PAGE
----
Domestic, sexual and gender-based violence have recently emerged as an increasingly important topic in the public debate both in Ireland and in the international community. While, in the past, discussion has been framed principally with respect to violence against women, men can also be victims of violence in the home and in relationships. Some figures suggest that women and men experience similar levels of domestic abuse.
Everyone has the right to live free from violence and abuse. If you are experiencing abuse, you are not alone. There is support available to you.
They know that taking that first step, like picking up the phone can be daunting and scary. But, staff in domestic violence services is highly trained and experienced. They are there to listen and respond to your needs. They will not pressure you to make any decisions.

Mayo Women’s Support Services is here to help

Mayo Women’s Support Services is the lead agency in Mayo providing a range of supports for women and children living with domestic violence. They believe that domestic violence is a crime and an abuse of human rights. They endeavour to be non-judgemental and non-discriminatory at all times. They offer a confidential service while recognising their obligation to prioritise the safety and welfare of women and children. They believe that for women to provide effective protection for their children, they themselves need to be protected and supported.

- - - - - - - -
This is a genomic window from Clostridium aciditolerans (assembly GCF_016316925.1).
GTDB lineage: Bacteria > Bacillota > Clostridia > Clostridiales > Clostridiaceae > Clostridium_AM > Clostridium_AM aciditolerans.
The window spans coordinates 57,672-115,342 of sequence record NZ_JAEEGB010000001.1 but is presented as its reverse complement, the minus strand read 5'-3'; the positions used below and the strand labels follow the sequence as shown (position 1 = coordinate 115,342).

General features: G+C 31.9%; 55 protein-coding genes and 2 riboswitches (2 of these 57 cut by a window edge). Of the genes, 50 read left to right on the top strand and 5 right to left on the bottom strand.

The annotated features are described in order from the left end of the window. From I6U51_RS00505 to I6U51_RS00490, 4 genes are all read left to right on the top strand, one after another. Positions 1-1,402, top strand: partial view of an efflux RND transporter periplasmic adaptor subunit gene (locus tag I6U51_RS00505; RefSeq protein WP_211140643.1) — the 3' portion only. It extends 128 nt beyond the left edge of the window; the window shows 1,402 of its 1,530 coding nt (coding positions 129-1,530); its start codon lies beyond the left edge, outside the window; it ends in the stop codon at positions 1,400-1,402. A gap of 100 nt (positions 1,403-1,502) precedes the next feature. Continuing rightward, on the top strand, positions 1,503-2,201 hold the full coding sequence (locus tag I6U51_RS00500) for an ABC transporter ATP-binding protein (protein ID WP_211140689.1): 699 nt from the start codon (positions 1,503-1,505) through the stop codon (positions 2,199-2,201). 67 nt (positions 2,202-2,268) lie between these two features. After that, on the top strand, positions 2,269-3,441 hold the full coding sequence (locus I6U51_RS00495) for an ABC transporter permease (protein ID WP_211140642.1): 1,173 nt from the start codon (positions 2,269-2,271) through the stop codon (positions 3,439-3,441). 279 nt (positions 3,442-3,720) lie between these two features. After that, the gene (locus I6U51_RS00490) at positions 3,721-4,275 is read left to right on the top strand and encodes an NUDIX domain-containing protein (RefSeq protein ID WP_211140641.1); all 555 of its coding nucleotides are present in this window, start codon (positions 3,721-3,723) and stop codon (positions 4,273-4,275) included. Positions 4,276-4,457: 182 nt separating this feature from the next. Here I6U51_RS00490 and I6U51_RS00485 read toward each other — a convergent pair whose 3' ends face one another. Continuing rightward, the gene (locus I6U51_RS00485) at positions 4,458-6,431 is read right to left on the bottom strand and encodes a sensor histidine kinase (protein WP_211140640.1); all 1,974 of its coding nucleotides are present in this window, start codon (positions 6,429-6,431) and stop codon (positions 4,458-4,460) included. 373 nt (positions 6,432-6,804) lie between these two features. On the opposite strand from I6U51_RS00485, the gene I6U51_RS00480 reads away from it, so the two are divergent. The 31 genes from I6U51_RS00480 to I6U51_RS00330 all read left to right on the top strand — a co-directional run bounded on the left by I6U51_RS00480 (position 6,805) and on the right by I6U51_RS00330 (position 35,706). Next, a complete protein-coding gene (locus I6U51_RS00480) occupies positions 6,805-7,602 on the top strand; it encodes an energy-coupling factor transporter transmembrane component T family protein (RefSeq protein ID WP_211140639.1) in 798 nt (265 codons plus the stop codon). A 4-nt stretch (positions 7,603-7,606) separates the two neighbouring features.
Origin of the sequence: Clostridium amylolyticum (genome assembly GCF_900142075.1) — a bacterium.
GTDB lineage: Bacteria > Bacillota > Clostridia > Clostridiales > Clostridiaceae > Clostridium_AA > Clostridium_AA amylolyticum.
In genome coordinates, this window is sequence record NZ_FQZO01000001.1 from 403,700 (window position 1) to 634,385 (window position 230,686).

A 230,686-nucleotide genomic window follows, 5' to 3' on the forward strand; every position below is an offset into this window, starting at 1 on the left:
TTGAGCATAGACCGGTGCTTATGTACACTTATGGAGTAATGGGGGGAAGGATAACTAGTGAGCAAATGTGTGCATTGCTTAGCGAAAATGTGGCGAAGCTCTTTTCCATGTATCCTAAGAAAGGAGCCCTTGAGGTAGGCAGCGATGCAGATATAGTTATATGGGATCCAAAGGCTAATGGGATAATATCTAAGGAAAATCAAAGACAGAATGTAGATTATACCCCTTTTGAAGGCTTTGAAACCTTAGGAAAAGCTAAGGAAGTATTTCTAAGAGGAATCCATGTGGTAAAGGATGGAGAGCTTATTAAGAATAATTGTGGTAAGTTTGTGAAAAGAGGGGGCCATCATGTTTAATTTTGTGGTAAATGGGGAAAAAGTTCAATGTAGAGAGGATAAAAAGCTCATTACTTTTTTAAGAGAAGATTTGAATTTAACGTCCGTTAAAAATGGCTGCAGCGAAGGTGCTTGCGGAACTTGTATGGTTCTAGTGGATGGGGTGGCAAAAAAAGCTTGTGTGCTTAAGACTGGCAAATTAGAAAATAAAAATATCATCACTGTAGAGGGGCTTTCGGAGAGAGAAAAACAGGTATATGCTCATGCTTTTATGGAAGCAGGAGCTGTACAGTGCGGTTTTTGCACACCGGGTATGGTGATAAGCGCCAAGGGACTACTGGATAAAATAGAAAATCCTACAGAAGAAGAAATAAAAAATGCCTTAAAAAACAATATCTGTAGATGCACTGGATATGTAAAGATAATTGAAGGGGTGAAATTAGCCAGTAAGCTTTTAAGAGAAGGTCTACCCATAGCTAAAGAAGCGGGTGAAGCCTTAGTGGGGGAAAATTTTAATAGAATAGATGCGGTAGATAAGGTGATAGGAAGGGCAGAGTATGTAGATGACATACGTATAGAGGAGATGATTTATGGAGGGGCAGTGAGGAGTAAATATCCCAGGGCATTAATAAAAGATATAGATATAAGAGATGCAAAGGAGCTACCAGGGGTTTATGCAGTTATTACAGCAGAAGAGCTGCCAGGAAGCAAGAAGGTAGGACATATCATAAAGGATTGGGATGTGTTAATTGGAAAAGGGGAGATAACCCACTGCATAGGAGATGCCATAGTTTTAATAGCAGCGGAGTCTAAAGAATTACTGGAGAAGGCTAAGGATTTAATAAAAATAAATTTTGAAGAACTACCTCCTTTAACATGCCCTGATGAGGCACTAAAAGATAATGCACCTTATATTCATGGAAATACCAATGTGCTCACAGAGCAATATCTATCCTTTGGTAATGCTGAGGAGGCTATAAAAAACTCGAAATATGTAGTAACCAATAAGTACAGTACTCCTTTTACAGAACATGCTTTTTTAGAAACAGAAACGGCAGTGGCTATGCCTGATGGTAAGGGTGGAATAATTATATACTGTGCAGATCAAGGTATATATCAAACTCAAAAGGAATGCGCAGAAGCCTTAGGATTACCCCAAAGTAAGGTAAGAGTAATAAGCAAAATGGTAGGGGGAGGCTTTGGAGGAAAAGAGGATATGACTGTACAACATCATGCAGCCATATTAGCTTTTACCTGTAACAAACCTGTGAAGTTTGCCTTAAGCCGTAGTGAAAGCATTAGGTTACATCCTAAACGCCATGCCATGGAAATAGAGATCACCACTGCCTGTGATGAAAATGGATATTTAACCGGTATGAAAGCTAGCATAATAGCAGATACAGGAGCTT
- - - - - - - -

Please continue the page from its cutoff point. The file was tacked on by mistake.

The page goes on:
They operate from a gender analysis of domestic violence and they believe that structural inequalities of power between women and men in economic, social and cultural spheres are the broader context in which violence against women occurs and needs to be understood.
At MWSS centre in Castlebar there are four family units and one single unit of crisis accommodation.
Workers are available to women Monday-Friday 9.30am-5.30pm; Saturday and Sunday 11am-3pm
As MWSS does not have full 24 hour cover there is a comprehensive security system in place.
They have a range of supports for children who have experienced domestic violence.
MWSS provides a comprehensive outreach service in 12 locations throughout the county. Mayo is a large rural county and many women often face difficulties in attending appointments at the centre due to lack of transport etc.
They provide accompaniment and advocacy with many agencies in the county, for example, Legal Aid, Court, County Council, Tusla, Intreo etc. MWSS is represented on various relevant fora at local, regional and national level.